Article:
Algal and bacterial lipids
Download
1 / 14

CC-by: Tobias Kind (2008) - PowerPoint PPT Presentation


  • 396 Views
  • Uploaded on

Algal and bacterial lipids 2008 Research Seminar Tobias Kind fiehnlab.ucdavis.edu http://fiehnlab.ucdavis.edu/staff/kind/Metabolomics/LipidAnalysis/. Free to share, copy, remix by attribution: Tobias Kind (FiehnLab). CC-by. CC-by: Tobias Kind (2008). LIPIDS.

loader
I am the owner, or an agent authorized to act on behalf of the owner, of the copyrighted work described.
capcha
Download Presentation

PowerPoint Slideshow about 'CC-by: Tobias Kind (2008)' - betty_james


An Image/Link below is provided (as is) to download presentation

Download Policy: Content on the Website is provided to you AS IS for your information and personal use and may not be sold / licensed / shared on other websites without getting consent from its author.While downloading, if for some reason you are not able to download a presentation, the publisher may have deleted the file from their server.


- - - - - - - - - - - - - - - - - - - - - - - - - - E N D - - - - - - - - - - - - - - - - - - - - - - - - - -
Presentation Transcript
Slide1 l.jpg

Algal and bacterial lipids

2008

Research Seminar

Tobias Kind

fiehnlab.ucdavis.edu

http://fiehnlab.ucdavis.edu/staff/kind/Metabolomics/LipidAnalysis/

Free to share, copy, remix

by attribution: Tobias Kind (FiehnLab)

CC-by

CC-by: Tobias Kind (2008)


Slide2 l.jpg

LIPIDS

Source: Sud M, Fahy E, Cotter D, Brown A, Dennis EA, Glass CK, Merrill AH, Murphy RC, Raetz CRH, Russell DW:

LMSD: LIPID MAPS structure database. Nucleic Acids Research 2007, 35(1):D527-D532. doi:10.1093/nar/gkl838


Slide3 l.jpg

Odd and even chained lipids

  • Odd carbon chained alkanes are common in algae an bacteria

  • (examples V. furnissii or B. braunii)

  • Odd carbon chain fatty acids are common in algae and bacteria

  • and odd short chain fatty acids in animals

  • Odd carbon chain fatty acids and alkanes are part of human diet

    via diary products (bacteria in rumen) and fish and plant intake


Slide4 l.jpg

Chain length and maximum degree of unsaturation

[28:8(n-3)] FA

C28H40O2

octacosaoctaenoic acid

from microalgae

YYNGQLOFHNMZSC-GVKGLABJBC

Nine double bonds

in crustacea (not algae)

doi:10.1016/j.chroma.2005.08.011


Slide5 l.jpg

Maximum chain lengths

Neutral Lipids: Chain length C40

Glycolipids: Chain length C30−36, C50−58, C74−82

Phospholipids: common up to C40 FA


Slide6 l.jpg

Glycosylglicerides in algae

MGDG

DGDG

Source: Membrane Lipids in Algae; John L. Harwood; Springer Verlag

SQDG


Slide7 l.jpg

Other lipid classes found in algae

Sulfonoglycolipids

Aminoglucoglycerolipids

Oxylipins

Galactolipids

Source: Natural Product Updates (RSC)


Slide8 l.jpg

Acyl lipids in algae

DGDG - digalactosyldiacylglycerol

DGTA - diacylglycerylhydroxymethyltrimethylalanine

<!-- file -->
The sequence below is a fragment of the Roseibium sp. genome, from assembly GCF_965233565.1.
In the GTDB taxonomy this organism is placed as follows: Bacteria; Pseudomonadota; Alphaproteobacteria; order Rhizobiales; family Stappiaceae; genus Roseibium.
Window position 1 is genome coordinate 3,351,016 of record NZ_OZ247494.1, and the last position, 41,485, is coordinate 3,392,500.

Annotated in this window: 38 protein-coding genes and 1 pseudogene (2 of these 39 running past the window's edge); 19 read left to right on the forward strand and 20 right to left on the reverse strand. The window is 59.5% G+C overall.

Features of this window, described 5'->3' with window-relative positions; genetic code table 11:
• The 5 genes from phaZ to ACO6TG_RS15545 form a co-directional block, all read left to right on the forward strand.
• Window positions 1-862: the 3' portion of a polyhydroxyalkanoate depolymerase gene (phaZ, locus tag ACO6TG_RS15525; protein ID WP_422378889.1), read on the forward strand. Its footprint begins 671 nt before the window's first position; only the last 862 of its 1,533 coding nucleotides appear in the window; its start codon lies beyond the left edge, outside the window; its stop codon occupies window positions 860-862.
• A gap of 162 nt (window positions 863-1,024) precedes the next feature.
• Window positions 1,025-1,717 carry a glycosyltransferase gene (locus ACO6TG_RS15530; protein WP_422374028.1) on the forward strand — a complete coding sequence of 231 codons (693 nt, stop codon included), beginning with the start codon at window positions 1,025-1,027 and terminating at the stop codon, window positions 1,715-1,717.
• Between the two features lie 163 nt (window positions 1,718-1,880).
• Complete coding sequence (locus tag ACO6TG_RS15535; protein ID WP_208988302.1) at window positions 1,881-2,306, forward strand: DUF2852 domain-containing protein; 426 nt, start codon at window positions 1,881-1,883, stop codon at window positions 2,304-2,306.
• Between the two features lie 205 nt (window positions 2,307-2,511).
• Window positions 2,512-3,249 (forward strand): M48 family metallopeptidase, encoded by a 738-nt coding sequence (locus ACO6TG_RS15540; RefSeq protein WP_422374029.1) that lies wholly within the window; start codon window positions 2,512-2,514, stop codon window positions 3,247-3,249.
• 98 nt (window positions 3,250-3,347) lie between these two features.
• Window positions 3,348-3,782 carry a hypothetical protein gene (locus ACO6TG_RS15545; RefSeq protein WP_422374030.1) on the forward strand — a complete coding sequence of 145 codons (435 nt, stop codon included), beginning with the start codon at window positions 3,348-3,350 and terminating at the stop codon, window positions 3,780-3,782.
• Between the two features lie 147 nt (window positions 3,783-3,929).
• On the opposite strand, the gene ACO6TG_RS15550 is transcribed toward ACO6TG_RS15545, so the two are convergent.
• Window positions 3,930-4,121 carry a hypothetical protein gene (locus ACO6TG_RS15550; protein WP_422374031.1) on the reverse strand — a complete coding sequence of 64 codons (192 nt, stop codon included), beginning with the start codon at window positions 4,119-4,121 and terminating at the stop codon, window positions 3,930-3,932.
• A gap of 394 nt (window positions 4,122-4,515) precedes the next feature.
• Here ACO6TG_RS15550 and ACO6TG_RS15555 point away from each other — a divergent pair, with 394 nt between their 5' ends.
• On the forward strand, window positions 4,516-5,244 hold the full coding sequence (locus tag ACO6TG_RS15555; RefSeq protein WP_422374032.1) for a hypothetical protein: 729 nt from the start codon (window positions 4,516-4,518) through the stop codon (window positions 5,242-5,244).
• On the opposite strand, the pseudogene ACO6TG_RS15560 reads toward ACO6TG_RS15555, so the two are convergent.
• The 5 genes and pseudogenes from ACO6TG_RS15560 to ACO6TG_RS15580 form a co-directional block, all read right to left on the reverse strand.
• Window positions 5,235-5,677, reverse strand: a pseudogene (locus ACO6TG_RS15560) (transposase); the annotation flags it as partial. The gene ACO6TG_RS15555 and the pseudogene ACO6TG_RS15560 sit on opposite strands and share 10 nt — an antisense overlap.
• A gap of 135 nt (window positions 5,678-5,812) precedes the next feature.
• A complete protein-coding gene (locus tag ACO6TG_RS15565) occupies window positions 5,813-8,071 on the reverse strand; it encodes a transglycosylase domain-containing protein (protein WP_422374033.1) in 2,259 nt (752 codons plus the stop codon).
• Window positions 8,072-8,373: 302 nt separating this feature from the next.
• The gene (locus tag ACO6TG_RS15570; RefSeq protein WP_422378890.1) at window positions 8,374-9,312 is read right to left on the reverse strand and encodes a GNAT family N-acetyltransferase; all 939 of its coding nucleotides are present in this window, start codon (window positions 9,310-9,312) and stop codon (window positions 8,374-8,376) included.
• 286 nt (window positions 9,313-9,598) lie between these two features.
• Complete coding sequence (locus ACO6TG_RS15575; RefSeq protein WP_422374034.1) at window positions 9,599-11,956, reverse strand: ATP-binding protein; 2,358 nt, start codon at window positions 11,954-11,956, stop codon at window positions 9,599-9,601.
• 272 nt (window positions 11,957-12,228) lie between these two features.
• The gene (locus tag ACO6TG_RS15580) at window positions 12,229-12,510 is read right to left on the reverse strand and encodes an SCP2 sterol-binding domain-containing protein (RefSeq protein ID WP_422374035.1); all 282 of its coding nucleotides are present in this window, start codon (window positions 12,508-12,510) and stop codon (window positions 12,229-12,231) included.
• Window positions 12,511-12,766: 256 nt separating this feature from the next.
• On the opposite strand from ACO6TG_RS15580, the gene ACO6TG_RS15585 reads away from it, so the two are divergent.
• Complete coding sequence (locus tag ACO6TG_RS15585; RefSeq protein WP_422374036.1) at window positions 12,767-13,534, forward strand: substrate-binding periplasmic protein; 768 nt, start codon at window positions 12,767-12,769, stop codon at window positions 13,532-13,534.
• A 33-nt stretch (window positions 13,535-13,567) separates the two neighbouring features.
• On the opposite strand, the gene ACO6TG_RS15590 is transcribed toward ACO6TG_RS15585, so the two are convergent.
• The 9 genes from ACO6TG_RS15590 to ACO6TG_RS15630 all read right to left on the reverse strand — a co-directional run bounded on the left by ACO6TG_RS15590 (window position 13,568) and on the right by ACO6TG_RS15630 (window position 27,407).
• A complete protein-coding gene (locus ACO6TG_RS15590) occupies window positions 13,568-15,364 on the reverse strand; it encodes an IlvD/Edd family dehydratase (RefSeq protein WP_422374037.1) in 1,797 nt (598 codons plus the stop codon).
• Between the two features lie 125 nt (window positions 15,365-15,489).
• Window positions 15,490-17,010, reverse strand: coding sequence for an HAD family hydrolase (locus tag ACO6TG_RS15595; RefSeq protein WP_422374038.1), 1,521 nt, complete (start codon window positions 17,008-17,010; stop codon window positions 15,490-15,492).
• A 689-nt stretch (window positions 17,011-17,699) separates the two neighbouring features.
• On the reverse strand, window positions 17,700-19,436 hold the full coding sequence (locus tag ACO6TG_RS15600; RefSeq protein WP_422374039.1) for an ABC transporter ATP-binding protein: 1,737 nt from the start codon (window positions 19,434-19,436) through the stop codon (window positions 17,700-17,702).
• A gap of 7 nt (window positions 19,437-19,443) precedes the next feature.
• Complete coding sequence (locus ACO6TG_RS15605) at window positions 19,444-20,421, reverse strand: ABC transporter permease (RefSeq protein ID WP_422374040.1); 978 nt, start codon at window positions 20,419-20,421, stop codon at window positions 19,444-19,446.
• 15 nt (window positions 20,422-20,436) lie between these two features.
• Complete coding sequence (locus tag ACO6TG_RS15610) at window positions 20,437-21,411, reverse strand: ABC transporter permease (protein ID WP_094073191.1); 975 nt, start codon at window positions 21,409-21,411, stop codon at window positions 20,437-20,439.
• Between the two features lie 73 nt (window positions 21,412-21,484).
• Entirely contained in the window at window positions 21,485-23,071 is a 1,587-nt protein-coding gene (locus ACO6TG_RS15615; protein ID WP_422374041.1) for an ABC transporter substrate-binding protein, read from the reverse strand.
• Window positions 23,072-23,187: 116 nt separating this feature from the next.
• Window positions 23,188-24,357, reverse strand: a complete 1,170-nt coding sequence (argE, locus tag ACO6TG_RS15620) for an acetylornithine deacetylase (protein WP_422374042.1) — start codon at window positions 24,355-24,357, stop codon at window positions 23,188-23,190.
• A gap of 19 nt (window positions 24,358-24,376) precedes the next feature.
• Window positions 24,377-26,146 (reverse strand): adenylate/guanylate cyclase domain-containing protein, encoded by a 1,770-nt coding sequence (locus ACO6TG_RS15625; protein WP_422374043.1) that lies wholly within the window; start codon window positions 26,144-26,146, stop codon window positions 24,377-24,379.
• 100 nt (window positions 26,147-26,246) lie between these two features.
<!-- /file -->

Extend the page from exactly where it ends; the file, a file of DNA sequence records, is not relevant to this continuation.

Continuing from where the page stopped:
DGTS - diacylglyceryltrimethylhomoserine

DPG - diphosphatidylglycerol (cardiolipin)

MGDG - monogalactosyldiacylglycerol

SQDG -sulfoquinovosyldiacylglycerol

PC - phosphatidylcholine

PE - phosphatidylethanolamine

PG - phosphatidylglycerol

PI - phosphatidylinositol

Source: Membrane Lipids in Algae; John L. Harwood; Springer Verlag


Slide9 l.jpg

List of common plant and algal glycosylglycerides

Common SQDG and MGDG and DGDD species in Arabidopsis

Source: Welti, Wang (2004): Lipid species profiling: a high-throughput approach to identify

lipid compositional changes and determine the function of

genes involved in lipid metabolism and signaling http://dx.doi.org/10.1016/j.pbi.2004.03.011

913.6 DGDG (32:1) + Na+

911.6b DGDG (32:2) + Na+

941.6a DGDG (34:1) + Na+

939.6a DGDG (34:2) + Na+

937.6a DGDG (34:3) + Na+

931.6 DGDG (34:6) + Na+

929.6b DGDG (34:7) + Na+

959.6 DGDG (36:6) + Na+

975.6 DGDG (36:6) + K+

957.6 DGDG (36:7) + Na+

756.6a DGTS (34:3) + Na+

734.6a DGTS (34:3) + H+

690.5 DGTS (34:3) - CO2

754.6a DGTS (34:4) + Na+

732.6a DGTS (34:4) + H+

688.5 DGTS (34:4) - CO2

749.5 MGDG (32:2) + Na+

739.5 MGDG (32:5) + Na+

741.5 MGDG (32:6) + Na+

785.5 MGDG (34:6) + K+

769.5 MGDG (34:6) + Na+

797.5 MGDG (36:6) + Na+

813.5 MGDG (36:6) + K+

793.5b MGDG (36:8) + Na+

819.5 MGDG (38:9) + Na+

861.5 SQDG (34:3, sodium salt) + Na+ 839.5 SQDG (34:3, sodium salt) + H+

Common SQDG and MGDG

and DGDD species in algae

Source: Schiller (2007) The lipid composition of the unicellular green alga Chlamydomonas reinhardtii and the diatom Cyclotella meneghiniana investigated by MALDI-TOF MS and TLC

http://dx.doi.org/10.1016/j.chemphyslip.2007.06.224

See also Guschina and Harwood; Lipids: Chemical Diversity

http://dx.doi.org/10.1002/9780470048672.wecb292


Slide10 l.jpg

Fatty acid compositions in algae

Source: LIPIDS FROM THE MARINE ALGA Gracilaria verrucosa; S. V. Khotimchenko


Slide11 l.jpg

Lipid compositions in algae

Elsevier: Chemistry and Physics of Lipids 150 (2007) 143–155

VIELER Astrid ; WILHELM Christian ; GOSS Reimund ; SÜSS Rosmarie ; SCHILLER Jürgen ;


Slide12 l.jpg

Algae in the dark

Source: THE HIDDEN LIFE OF ALGAE UNDERGROUND

Werner Reisser, Springer Verlag


Slide13 l.jpg

Hydrocracking of B. Braunii

Source: Hydrocracking of the oils of Botryococcus braunii to transport fuels


Slide14 l.jpg

Conclusions

Expect everything!

Little is known about complex fatty acids and lipids/phospholipids in algae and bacteria

Profiling/Fingerprinting of large sample sets is possible with current analytical platforms

Current lipid profiling platforms screen only for common known lipids and lipid classes

Structure ID requires advanced MS and NMR platforms

http://fiehnlab.ucdavis.edu/staff/kind/Metabolomics/LipidAnalysis/